Freedom from Your Phone
Reasons to leave your smart phone at home while abroad.
Smart phones are incredible devices that we, although no one wants to admit it, sometimes become a little too dependent on. Studying abroad might be the perfect opportunity to grow independent from your phone once again. It may seem like the perfect companion for traveling, but it can also be quite hindering at times. Here are a few tips for ditching that smart phone and enjoying every second of your time abroad:
1. Revert to your flip phone days: It is way cheaper and less risky to invest in an older model, not-so-smart phone when you arrive in your study abroad destination. Look for a pay as you go phone plan, and you’ll only be paying for minutes and text messages. It also won’t be life shattering if this phone is lost, stolen or broken throughout your travels.
2. Learn to read a real map: By stashing that smart phone, you’ve also given up your ability to Google map every landmark, restaurant, coffee shop and hotel around you. Though this might seem like a paralyzing move at first, try grabbing an old-fashioned paper map before heading out on your next adventure. I found that by relying totally on step-by-step directions filtered through my smart phone, I failed to pay attention to where I was really going. This lack of awareness could lead to tricky situations if your phone eventually dies or loses service. Learning how to read a map and planning out your trip gives you a one hundred percent reliable source of directions throughout your whole journey and will possibly even improve your overall sense of direction.
3. Save the social media for later: By having a mini computer at your fingertips at all times, you’re often tempted to post every second of your trip to every form of social media you subscribe to. This ability creates a wall between you and where you are in the moment. Social media is a wonderful way to stay connected with those around you as well as friends and family back home, but you can always wait to post that day’s awesome pictures and share everything you’ve done until you’re back at your hotel, apartment, host family’s house, etc. As a photography student, I have nothing against capturing the moment, but you can do so without the need for the whole world to see it at that instant. If your smart phone is your camera, turn the data and service off and bring it along!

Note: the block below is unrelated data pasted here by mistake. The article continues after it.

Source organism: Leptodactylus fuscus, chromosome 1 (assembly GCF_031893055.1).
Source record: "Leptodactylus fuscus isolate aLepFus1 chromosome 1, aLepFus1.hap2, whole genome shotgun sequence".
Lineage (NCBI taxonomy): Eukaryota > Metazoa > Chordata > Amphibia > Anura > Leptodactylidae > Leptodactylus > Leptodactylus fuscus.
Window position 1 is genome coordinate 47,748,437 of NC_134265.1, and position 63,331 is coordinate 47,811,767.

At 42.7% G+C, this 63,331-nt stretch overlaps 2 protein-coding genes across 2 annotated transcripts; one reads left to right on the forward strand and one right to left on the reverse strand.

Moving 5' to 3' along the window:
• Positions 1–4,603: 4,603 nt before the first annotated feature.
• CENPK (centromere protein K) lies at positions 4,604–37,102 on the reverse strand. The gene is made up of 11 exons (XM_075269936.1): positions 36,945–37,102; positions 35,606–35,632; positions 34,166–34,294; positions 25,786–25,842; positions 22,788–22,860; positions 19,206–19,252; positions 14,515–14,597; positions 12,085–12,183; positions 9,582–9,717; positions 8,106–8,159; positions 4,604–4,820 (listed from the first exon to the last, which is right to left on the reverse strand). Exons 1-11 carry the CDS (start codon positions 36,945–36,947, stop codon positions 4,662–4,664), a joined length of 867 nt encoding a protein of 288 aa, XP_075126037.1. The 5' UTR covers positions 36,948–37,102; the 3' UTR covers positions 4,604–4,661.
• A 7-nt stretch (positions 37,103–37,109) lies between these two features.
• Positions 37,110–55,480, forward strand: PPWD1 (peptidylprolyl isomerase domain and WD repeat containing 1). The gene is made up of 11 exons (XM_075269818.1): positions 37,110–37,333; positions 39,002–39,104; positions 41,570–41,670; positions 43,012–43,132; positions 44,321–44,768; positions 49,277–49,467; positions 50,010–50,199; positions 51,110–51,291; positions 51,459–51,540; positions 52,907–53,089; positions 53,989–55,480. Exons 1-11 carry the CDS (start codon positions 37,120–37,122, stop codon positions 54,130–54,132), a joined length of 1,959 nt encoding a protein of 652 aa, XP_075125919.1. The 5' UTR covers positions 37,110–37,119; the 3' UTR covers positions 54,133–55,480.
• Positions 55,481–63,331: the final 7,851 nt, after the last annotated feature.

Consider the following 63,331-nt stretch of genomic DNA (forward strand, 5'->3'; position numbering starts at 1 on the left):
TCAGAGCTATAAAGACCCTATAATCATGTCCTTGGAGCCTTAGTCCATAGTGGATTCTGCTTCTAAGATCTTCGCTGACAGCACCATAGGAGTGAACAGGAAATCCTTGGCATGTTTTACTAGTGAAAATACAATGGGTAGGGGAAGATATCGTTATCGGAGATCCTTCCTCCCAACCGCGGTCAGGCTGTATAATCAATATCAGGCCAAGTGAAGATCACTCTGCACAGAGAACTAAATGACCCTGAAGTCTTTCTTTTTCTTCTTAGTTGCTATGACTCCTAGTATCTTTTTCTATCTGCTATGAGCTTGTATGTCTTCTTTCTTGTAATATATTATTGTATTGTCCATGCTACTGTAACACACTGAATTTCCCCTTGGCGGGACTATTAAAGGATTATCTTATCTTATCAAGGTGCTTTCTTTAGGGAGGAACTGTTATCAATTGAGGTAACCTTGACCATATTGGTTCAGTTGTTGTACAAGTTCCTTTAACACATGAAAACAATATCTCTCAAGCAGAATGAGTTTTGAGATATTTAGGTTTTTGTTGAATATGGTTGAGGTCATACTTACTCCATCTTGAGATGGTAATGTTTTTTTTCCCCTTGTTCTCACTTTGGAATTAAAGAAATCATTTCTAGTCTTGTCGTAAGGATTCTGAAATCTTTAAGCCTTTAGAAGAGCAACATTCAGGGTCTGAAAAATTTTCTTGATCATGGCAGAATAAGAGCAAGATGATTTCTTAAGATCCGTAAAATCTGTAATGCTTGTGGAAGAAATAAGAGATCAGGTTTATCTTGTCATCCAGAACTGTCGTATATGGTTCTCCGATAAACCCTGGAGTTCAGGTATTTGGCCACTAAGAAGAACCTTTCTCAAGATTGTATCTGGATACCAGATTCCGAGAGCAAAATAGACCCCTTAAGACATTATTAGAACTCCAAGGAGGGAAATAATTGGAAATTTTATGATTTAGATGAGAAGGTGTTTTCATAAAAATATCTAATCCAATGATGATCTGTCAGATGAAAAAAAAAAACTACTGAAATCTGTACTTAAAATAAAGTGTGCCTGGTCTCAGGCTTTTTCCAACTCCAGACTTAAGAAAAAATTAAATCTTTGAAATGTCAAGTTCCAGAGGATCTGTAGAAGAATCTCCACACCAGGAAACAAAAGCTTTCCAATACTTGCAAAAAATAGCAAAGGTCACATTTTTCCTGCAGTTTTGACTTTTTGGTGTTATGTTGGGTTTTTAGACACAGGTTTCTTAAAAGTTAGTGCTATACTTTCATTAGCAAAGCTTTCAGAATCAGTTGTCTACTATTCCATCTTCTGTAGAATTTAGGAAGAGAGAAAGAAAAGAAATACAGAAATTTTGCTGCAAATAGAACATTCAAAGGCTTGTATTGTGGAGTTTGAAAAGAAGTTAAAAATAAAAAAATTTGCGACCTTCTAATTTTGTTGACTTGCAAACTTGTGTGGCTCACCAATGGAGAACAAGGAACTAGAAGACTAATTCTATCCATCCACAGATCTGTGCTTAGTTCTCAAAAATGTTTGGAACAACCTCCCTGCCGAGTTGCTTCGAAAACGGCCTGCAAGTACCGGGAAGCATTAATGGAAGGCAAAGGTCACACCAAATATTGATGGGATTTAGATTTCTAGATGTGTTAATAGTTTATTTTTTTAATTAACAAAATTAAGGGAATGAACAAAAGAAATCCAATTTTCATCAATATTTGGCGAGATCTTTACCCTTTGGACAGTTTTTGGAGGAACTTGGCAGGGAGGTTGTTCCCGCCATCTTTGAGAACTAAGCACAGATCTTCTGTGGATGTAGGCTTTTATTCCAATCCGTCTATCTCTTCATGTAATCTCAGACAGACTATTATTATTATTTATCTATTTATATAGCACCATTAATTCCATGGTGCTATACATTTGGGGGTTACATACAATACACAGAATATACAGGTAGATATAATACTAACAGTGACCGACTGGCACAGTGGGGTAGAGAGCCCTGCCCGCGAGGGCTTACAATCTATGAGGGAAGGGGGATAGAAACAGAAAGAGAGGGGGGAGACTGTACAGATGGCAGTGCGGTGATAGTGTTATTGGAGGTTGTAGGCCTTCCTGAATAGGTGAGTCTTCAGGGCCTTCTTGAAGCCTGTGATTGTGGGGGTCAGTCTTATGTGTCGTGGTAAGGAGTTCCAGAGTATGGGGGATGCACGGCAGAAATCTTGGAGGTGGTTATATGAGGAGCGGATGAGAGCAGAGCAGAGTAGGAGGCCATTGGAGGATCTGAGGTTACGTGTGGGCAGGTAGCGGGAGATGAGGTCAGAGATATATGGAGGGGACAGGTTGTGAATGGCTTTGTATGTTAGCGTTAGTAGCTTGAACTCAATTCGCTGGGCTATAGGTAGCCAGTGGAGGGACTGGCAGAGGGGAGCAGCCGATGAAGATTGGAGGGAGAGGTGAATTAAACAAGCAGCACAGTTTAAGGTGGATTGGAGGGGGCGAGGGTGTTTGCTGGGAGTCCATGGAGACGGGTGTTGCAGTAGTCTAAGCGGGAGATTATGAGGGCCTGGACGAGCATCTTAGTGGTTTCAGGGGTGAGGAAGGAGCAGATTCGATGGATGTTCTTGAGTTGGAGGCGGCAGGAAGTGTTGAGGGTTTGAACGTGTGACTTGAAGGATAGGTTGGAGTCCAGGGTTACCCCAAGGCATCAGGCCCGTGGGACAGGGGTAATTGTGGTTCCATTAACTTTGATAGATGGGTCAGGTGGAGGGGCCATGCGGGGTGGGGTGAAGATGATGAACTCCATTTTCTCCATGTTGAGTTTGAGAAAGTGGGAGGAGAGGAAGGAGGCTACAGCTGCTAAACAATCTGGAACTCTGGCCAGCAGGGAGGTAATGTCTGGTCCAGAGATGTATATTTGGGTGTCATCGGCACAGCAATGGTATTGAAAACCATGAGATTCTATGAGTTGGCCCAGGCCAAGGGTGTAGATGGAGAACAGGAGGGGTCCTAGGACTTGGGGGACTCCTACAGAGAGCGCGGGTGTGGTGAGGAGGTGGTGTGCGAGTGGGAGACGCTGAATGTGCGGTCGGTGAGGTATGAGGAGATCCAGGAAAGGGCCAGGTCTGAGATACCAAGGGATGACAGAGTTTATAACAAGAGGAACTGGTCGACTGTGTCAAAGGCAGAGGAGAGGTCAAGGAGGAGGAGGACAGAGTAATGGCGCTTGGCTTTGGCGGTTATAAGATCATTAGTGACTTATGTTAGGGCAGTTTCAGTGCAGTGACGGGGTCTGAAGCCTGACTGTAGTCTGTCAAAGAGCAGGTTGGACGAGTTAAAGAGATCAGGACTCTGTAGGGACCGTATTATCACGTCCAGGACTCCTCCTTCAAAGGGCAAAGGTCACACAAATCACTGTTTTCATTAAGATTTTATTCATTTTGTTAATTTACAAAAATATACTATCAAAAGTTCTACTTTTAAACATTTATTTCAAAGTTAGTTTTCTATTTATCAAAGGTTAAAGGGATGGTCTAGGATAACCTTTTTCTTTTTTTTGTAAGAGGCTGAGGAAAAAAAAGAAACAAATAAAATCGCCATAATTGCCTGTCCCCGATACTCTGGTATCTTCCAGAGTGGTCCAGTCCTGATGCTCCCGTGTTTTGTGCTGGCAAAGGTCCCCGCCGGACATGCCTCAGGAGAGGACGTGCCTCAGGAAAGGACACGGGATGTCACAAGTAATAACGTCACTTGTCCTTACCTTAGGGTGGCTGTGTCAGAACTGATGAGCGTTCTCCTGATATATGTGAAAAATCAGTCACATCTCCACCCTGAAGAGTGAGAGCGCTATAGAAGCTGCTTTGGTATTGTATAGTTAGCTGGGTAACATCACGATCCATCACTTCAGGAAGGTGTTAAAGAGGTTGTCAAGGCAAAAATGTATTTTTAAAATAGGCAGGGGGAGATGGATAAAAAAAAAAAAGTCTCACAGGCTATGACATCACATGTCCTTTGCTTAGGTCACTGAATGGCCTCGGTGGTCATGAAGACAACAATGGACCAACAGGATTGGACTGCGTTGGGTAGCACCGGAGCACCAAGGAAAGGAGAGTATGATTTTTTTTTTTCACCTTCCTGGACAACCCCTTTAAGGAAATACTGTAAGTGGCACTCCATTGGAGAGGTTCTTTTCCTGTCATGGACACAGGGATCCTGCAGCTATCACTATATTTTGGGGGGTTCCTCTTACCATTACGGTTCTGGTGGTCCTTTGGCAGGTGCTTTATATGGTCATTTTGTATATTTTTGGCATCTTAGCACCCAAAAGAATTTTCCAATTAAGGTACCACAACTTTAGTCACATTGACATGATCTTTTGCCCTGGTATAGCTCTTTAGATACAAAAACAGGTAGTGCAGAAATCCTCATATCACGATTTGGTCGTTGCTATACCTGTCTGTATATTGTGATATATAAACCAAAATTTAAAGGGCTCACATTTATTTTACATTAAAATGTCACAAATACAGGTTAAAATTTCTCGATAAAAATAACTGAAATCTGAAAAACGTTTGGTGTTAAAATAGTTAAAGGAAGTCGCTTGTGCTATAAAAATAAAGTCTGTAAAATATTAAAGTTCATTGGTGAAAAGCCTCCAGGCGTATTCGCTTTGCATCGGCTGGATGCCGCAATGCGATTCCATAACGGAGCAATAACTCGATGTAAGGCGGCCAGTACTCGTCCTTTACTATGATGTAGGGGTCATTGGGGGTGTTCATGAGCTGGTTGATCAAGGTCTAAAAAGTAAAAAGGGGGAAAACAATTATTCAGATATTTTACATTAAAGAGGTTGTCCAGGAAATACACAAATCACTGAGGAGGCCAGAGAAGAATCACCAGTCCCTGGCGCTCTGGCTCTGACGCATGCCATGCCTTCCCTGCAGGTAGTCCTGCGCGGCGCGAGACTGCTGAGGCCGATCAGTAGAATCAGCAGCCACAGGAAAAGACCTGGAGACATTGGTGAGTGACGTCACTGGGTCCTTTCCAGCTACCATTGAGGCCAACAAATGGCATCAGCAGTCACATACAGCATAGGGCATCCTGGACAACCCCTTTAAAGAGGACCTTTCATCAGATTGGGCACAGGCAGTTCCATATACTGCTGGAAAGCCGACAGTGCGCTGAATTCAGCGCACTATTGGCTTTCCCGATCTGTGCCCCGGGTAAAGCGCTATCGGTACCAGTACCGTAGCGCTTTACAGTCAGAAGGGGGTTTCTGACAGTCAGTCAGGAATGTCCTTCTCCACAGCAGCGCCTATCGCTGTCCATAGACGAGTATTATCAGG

4. Eternal battery life: Okay those flip phone batteries might not last forever, but they come pretty darn close. If you’re a regular smart phone user, you’ll be shocked to find your flip phone lasting for days before it begins to die. Longer battery life can be a blessing if you’re traveling for days at a time or if you study somewhere where electricity availability is not always reliable. You won’t have to worry as much about keeping your phone alive to be able to contact anyone if you get lost or encounter any emergencies.
5. Where’s the Wi-Fi: Depending on where you’re traveling, Wi-Fi might not be readily available across towns and campuses. Find local internet cafes or school buildings that have reliable wireless internet access, and visit these places to plan trips, catch up with friends and family, and do homework. I put my smart phone service on seasonable standby, but took it along to use when I had access to Wi-Fi
So make your smart phone your back up plan for your next trip abroad, and leave it behind as much as you can. Though it should come as no surprise, breaking down the wall it creates in our lives will allow you to be a part of your destination on a much more intimate level as well as increase your independence.
Turn your smart phone off. You won’t forget your experiences even if you don’t post them all on Snapchat. You will survive, I promise.
Note: In some places, paying for data might be cheaper than paying for text messages, and many students might use messaging apps to communicate rather than texting. If this is the case in your study abroad destination and you’re staying for a relatively extended period of time, bringing your smart phone might be a good idea. However, you don’t need the data for all 50+ of your apps to be turned on at once. Turn on what you need to communicate with friends and other students there, but try to cut your use back as much as possible.